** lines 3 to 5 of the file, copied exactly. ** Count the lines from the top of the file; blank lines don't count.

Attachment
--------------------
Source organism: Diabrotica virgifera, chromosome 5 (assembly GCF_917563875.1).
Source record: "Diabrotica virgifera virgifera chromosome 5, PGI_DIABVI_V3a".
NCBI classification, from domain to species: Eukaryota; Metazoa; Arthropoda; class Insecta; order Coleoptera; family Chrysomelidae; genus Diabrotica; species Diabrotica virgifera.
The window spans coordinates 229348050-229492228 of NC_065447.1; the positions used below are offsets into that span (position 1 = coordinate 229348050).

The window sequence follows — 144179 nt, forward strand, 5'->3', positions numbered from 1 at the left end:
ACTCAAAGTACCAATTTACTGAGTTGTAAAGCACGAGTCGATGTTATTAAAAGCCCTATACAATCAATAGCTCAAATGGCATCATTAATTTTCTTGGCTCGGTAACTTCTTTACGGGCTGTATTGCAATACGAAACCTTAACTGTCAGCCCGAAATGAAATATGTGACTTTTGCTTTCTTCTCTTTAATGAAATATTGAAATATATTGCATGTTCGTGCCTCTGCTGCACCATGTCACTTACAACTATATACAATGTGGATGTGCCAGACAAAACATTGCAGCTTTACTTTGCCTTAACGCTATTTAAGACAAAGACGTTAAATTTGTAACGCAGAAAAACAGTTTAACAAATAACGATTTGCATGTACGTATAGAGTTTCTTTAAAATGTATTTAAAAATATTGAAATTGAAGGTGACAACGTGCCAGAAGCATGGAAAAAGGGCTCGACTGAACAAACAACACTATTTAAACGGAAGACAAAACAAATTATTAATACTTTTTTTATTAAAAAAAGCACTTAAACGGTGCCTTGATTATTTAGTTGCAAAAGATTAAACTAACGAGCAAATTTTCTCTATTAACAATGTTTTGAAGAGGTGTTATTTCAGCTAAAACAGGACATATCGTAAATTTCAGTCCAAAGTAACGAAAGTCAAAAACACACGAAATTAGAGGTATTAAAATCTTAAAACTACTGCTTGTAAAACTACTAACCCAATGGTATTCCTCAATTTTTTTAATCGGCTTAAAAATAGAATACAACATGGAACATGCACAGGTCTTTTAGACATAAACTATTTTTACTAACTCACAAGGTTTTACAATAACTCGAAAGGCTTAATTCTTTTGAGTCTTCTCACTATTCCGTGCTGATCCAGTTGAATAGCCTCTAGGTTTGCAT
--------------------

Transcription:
NCBI classification, from domain to species: Eukaryota; Metazoa; Arthropoda; class Insecta; order Coleoptera; family Chrysomelidae; genus Diabrotica; species Diabrotica virgifera.
The window spans coordinates 229348050-229492228 of NC_065447.1; the positions used below are offsets into that span (position 1 = coordinate 229348050).

The window sequence follows — 144179 nt, forward strand, 5'->3', positions numbered from 1 at the left end: